Better Care

Development of Normal Gait and Common Orthopaedic Presentations

Advice for Health Professionals

Development of Normal Gait

6 Months
Supported walking, foot placed flat with no heel strike, wide base, knees stiff, poor ankle control.

12 Months
Stiff knees, little knee flexion on loading so circumducts at the hip to bring leg through, heel strike beginning to develop, wide base persists with hips externally rotated.

18 Months 
Increased knee flexion so less circumduction occurs, gait maturing from hip downwards.

3 Years
Hip and knee control mature, but not at foot and ankle. Active dorsiflexion developing prior to heel strike. Heel strike influenced more by knee extension and length of stride. Low medial arches of the foot are normal at this age.

5-7 Years
Maturing of foot and ankle control and placement.

8-9 Years
No more spontaneous correction of femoral anteversion.

  • Statistical Information
    In early walking, the child’s foot remains in contact with the ground for 40% of the gait cycle; in adults this is reduced to 10%.

  • In utero, femoral torsion is 60°; by birth it is 30°- 40°.

  • The mature angle of 19° is not reached until 8 years of age. Persistent femoral anteversion is present in 1 in 14-16 adults.

  • Non-problematic, mobile flat feet are present in 14% of adults.

Genu Varum (bow legs)
A degree of genu varum in children under 2 years of age is physiologically normal and parents can be reassured without the need for onward referral to either an Orthopaedic Surgeon or a Physiotherapist.

If genu varum has not corrected spontaneously by the age of 2 years then they probably won’t and referral for an Orthopaedic opinion is indicated.

Genu Valgum (knock knees)
Genu valgum presents normally, especially in children of 3-4 years of age.

Normal adult alignment occurs by around 7 years of age.

Genu valgum in children under 2 years or progressive genu valgum in children after 7 years warrants referral for an Orthopaedic opinion.

An intermalleolar distance of 10cm or more at any age, or asymmetrical genu valgum, indicate referral to an Orthopaedic Surgeon.

Referral to a Physiotherapist for either of these presentations, in the absence of other clinical findings, is not indicated.

There are a number of reasons why children present with an in-toeing gait. A common early cause is metatarsus varus/adductus, a moulding deformity which usually improves by 2 years of age if mobile and with no skin creases.

Internal tibial torsion may cause in-toeing noticed prior to and once walking. The stimulus of walking causes the tibiae to rotate into more normal alignment. This improves spontaneously up to the age of 5.

By the age of 3, the most likely cause of in-toeing is persistent femoral anteversion, which continues to correct until the age of 8-9. In-toeing that persists beyond this age should be referred for an Orthopaedic opinion.

External rotation of the hip when first walking is due to contracture of the external rotator muscles present at birth.

This improves spontaneously with the maturation of gait. However, there may be more serious causes of out-toeing which should be investigated, e.g. Perthe’s Disease.

Foot Problems
Flat feet in pre-school age children are within normal physiological range.

There may be a family history of flat feet.

Flat feet are not a problem if they are mobile, but should be followed up by an Orthopaedic Surgeon if the feet are stiff or painful.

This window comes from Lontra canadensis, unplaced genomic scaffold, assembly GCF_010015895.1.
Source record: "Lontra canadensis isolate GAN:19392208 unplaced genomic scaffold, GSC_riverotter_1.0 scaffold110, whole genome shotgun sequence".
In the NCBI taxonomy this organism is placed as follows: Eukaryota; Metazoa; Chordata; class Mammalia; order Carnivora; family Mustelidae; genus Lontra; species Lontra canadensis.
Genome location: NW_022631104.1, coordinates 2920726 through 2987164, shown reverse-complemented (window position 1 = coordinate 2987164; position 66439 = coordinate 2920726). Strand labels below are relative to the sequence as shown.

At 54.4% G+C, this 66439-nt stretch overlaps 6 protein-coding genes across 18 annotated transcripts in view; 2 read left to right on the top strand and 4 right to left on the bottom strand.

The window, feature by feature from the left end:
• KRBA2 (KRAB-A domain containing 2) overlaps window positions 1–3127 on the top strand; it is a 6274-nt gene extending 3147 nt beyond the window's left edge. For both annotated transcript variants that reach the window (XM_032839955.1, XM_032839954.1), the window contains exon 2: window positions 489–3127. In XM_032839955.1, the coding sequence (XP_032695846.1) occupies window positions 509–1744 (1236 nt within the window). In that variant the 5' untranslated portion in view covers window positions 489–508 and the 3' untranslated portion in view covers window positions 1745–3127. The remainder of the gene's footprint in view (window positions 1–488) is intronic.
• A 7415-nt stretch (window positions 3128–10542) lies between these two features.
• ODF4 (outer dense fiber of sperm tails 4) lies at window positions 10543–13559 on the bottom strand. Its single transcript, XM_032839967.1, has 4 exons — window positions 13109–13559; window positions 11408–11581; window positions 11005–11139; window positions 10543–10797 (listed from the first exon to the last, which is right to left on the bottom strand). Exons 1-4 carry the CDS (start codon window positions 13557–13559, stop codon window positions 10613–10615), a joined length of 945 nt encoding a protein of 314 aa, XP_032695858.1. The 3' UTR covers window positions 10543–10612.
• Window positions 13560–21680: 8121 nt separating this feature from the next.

Cavus feet are a cause for concern and neuromuscular disorders should be investigated prior to any referral being made.

Referrals for other foot problems are more appropriately made to the Podiatry Department.

Toe Deformities
Overriding or curly toes are common and often improve with weight bearing. If toe deformities are causing pain, the development of hard skin or difficulties obtaining footwear, a Podiatrist’s advice may be sought.

Toe Walkers
It is normal for children to walk on their toes before the age of 3 years. Persistent toe walking in children who have used baby walkers is common, so families should be advised to discontinue their use.

Referral to Physiotherapy is appropriate if the child is absolutely unable to walk with their heels down. This may be a result of tightness of T.A.s, hamstrings or an emerging neuromuscular disorder.

Frequent Falls
It is normal for children to fall frequently before the age of 3 years, particularly if they have been late to start walking.

However, it may be an early sign of Duchenne Muscular Dystrophy in boys and would warrant further investigation prior to referral for Physiotherapy assessment.

In general, asymmetries of posture and/or movement should be referred for Physiotherapy assessment.

However, asymmetrical crawling may be normal. Any concerns about leg length or hip movement/posture should be referred directly to an Orthopaedic Surgeon.

Poor Fine Motor Skills
It is appropriate to refer a child with a development coordination disorder for a physiotherapy assessment, provided the key presenting problem is around gross motor skills.

If the problems relate more specifically to handwriting or other fine motor skills it would be more appropriate for the child to be referred to Paediatric Occupational Therapy or to the Outreach Teaching Service (via the school).

Abnormal Gait
A mature gait pattern is not properly established until 7 years of age. Any referrals for the assessment of abnormal gait should be as specific as possible, based upon knowledge of normal child development.

Deciding whether or not to refer and to whom If advice, reassurance or monitoring only are required, it may not be appropriate to refer to physiotherapy.

If in doubt
Please contact the Paediatric Physiotherapy Department at Lansdowne Health Centre to discuss the case.

All ages mentioned in this leaflet are approximate.